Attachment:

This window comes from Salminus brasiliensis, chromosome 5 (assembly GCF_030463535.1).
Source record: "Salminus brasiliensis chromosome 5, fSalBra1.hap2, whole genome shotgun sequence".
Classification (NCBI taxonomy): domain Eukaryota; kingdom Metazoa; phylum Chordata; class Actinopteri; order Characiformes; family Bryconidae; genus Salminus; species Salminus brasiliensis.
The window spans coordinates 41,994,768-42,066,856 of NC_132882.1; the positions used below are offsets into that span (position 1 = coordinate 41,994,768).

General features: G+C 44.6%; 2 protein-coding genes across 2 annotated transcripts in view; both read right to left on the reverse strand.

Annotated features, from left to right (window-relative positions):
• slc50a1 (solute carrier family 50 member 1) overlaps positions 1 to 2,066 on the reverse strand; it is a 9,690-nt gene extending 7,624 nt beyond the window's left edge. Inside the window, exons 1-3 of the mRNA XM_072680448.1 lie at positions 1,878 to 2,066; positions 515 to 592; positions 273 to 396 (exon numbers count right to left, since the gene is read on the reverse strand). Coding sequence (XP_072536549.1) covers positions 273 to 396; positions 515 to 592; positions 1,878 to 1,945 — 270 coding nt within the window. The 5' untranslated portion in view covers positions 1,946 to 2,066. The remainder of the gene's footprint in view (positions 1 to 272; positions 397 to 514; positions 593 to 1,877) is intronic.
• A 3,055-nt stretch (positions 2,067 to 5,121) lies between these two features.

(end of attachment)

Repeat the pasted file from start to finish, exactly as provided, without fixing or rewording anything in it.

This window comes from Salminus brasiliensis, chromosome 5 (assembly GCF_030463535.1).
Source record: "Salminus brasiliensis chromosome 5, fSalBra1.hap2, whole genome shotgun sequence".
Classification (NCBI taxonomy): domain Eukaryota; kingdom Metazoa; phylum Chordata; class Actinopteri; order Characiformes; family Bryconidae; genus Salminus; species Salminus brasiliensis.
The window spans coordinates 41,994,768-42,066,856 of NC_132882.1; the positions used below are offsets into that span (position 1 = coordinate 41,994,768).

General features: G+C 44.6%; 2 protein-coding genes across 2 annotated transcripts in view; both read right to left on the reverse strand.

Annotated features, from left to right (window-relative positions):
• slc50a1 (solute carrier family 50 member 1) overlaps positions 1 to 2,066 on the reverse strand; it is a 9,690-nt gene extending 7,624 nt beyond the window's left edge. Inside the window, exons 1-3 of the mRNA XM_072680448.1 lie at positions 1,878 to 2,066; positions 515 to 592; positions 273 to 396 (exon numbers count right to left, since the gene is read on the reverse strand). Coding sequence (XP_072536549.1) covers positions 273 to 396; positions 515 to 592; positions 1,878 to 1,945 — 270 coding nt within the window. The 5' untranslated portion in view covers positions 1,946 to 2,066. The remainder of the gene's footprint in view (positions 1 to 272; positions 397 to 514; positions 593 to 1,877) is intronic.
• A 3,055-nt stretch (positions 2,067 to 5,121) lies between these two features.